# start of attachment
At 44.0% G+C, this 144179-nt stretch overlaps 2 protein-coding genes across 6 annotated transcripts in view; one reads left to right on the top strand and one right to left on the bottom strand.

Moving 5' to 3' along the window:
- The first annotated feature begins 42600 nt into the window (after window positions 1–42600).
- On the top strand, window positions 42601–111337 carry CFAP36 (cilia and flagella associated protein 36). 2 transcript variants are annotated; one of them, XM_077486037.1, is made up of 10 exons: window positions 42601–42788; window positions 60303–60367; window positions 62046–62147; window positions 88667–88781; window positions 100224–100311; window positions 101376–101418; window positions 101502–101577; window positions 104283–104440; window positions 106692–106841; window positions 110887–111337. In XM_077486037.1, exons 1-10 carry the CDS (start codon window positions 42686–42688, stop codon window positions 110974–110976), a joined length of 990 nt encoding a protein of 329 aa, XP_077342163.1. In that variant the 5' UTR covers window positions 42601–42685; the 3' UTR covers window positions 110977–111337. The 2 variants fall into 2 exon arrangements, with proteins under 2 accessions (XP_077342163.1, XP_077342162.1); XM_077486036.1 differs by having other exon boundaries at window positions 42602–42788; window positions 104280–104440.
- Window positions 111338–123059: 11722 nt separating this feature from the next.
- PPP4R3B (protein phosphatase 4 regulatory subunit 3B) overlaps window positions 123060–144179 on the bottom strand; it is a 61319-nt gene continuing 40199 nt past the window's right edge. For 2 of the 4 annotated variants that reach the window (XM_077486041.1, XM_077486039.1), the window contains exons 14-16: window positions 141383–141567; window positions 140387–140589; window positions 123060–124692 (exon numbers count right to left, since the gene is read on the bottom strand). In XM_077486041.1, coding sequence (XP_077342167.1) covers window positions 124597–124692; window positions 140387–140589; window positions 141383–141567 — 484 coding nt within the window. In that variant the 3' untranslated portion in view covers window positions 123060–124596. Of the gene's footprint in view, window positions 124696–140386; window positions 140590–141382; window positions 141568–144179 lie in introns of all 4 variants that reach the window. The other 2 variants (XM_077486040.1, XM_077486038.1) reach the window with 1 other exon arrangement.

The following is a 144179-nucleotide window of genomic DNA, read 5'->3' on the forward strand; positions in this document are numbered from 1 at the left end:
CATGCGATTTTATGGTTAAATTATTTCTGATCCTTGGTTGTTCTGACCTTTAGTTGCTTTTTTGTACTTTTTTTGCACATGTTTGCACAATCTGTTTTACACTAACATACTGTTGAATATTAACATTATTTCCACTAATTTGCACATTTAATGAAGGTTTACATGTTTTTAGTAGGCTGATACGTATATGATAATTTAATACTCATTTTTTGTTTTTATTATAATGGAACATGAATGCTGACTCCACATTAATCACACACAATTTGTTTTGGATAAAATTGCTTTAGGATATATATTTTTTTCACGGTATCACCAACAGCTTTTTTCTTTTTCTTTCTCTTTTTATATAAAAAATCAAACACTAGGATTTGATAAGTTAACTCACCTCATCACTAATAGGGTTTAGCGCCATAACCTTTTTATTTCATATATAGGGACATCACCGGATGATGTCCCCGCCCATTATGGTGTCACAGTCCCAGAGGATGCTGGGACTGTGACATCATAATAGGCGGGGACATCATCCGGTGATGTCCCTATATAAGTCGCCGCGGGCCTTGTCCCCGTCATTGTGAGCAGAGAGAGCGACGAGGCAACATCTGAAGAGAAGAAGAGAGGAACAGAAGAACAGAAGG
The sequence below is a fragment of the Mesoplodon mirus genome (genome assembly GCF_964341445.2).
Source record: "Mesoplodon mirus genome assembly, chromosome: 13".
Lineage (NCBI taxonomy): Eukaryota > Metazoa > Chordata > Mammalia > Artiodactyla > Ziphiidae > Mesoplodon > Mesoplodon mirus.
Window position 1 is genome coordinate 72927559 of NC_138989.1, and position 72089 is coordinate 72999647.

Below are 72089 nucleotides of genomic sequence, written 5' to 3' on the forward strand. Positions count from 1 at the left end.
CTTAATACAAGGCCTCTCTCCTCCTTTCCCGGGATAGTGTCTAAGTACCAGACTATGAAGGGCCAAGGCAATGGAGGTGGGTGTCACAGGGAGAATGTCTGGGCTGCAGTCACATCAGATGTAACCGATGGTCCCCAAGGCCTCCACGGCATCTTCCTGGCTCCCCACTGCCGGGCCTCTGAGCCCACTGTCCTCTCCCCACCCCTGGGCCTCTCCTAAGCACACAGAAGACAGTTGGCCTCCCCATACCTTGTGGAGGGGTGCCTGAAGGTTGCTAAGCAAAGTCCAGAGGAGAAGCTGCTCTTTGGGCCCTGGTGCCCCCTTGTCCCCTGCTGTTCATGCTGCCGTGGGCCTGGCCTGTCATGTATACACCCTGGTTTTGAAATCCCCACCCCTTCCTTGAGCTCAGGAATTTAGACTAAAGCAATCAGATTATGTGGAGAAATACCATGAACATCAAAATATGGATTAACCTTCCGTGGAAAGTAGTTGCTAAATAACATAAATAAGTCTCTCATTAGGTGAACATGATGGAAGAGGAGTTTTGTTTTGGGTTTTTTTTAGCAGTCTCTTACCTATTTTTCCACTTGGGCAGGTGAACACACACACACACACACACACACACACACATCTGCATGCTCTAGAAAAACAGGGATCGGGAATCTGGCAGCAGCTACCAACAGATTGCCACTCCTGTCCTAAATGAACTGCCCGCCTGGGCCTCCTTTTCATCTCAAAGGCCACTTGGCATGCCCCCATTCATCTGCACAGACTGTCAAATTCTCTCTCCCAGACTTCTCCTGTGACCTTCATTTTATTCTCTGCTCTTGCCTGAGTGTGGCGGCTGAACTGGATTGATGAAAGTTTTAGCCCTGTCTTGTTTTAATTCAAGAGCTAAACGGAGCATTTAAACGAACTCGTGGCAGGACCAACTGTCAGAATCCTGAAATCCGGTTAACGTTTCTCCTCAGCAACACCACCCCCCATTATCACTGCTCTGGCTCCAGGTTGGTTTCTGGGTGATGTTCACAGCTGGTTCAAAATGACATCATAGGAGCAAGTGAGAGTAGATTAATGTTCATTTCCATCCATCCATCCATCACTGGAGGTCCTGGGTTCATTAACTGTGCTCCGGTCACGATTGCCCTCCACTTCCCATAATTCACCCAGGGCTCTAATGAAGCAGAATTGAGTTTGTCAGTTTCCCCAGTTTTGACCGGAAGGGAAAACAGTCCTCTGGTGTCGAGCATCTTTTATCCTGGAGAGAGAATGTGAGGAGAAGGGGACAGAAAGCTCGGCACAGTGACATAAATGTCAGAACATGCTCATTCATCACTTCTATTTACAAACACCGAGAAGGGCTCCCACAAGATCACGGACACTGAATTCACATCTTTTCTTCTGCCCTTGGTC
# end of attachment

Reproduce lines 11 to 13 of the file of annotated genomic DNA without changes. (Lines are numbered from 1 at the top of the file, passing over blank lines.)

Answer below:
Lineage (NCBI taxonomy): Eukaryota > Metazoa > Chordata > Mammalia > Artiodactyla > Ziphiidae > Mesoplodon > Mesoplodon mirus.
Window position 1 is genome coordinate 72927559 of NC_138989.1, and position 72089 is coordinate 72999647.

Below are 72089 nucleotides of genomic sequence, written 5' to 3' on the forward strand. Positions count from 1 at the left end.